Fast furniture has become similarly popular to fast fashion over recent decades, with commercial giants like Ikea leading the way. This cheap, easy-to-move and easy-to-toss furniture is leading to increased logging in all parts of the world. And not all logging is done ethically or even legally. While much of the public focus is often on Brazil and the Amazon, Europe’s logging activity has also increased dramatically in the last decades.
Many of the countries of Eastern Europe have thriving logging industries, and Romania is one of them that still has remaining old-growth forests. This is because they were protected from commercial interests for many years by communism until 1989 when privatization began. The competing commercial interests are doing everything they can to extract all value from whatever forests they can, and layering themselves in plausible deniability through subcontractors. The subcontractors just want to fill their orders and sometimes cut corners to meet the demands of large corporations.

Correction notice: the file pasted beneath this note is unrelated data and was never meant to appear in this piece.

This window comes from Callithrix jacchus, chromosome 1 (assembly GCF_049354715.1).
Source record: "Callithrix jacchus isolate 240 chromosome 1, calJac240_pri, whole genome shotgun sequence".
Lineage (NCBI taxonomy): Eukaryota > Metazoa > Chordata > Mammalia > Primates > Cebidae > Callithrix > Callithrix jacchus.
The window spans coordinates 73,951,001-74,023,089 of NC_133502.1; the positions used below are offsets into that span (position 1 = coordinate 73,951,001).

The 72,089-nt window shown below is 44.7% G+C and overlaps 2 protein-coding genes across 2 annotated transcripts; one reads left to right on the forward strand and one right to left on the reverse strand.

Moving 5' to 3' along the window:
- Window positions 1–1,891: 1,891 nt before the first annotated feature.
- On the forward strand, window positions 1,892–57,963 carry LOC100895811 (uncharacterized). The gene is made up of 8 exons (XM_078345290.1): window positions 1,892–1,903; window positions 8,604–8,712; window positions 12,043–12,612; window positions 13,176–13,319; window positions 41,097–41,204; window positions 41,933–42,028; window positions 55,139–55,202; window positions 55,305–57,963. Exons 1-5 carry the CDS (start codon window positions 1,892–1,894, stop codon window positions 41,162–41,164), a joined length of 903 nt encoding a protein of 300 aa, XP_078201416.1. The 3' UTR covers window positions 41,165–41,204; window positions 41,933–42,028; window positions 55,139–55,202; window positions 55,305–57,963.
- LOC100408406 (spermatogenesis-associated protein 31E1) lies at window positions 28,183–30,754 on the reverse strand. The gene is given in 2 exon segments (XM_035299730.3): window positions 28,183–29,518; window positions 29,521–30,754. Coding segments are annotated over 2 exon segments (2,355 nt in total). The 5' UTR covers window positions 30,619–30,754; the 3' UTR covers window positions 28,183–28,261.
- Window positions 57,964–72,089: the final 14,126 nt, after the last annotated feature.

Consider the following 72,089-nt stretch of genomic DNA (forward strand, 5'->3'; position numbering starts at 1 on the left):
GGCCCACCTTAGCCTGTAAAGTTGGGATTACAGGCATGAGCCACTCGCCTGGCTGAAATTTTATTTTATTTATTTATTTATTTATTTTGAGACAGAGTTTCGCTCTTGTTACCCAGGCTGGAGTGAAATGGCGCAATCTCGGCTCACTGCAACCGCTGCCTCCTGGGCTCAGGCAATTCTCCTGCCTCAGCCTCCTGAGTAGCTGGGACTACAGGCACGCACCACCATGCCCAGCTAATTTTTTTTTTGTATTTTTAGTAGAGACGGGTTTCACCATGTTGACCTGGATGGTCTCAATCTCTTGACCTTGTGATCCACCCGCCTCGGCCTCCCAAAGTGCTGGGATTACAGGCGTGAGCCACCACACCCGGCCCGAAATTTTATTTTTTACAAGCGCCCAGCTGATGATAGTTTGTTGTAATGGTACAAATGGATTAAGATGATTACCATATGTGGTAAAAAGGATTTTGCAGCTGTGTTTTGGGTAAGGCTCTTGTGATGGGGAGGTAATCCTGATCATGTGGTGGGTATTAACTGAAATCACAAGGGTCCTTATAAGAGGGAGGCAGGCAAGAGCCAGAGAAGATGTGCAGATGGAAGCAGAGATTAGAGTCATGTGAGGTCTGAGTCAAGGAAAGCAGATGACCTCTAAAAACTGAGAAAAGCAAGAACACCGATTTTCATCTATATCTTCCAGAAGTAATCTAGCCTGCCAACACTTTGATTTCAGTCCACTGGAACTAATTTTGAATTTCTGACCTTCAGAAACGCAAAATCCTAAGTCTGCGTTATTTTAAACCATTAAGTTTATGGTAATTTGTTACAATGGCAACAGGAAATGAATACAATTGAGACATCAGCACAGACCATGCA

While there is an organization that audits forestry companies according to their sustainability standards, the Forest Stewardship Council (FSC), they are a small international NGO that uses independent auditors to rubber-stamp approvals for logging operations. If one auditor won’t pass a logging operation, someone else will. It isn’t hard to pass the pre-scheduled logging reviews, and even if an operation shouldn’t be passed, there can also be threats of bodily harm. Last year activists were attacked while filming a documentary about illegal logging, ending up in the hospital for bringing attention to this subject.
In order to reduce illegal logging, we have to hold large companies responsible for their supply chain and put more effort into regulating their activities. When you need furniture, buy quality pieces with multiple functions that you intend to keep for years. Buy pieces that can be repaired or buy them used. And use your furniture as long as you can or sell it to someone else who will care for it. In this fast world, we should strive to waste as little of anything as possible by slowing down and thinking through the true cost of everything we buy.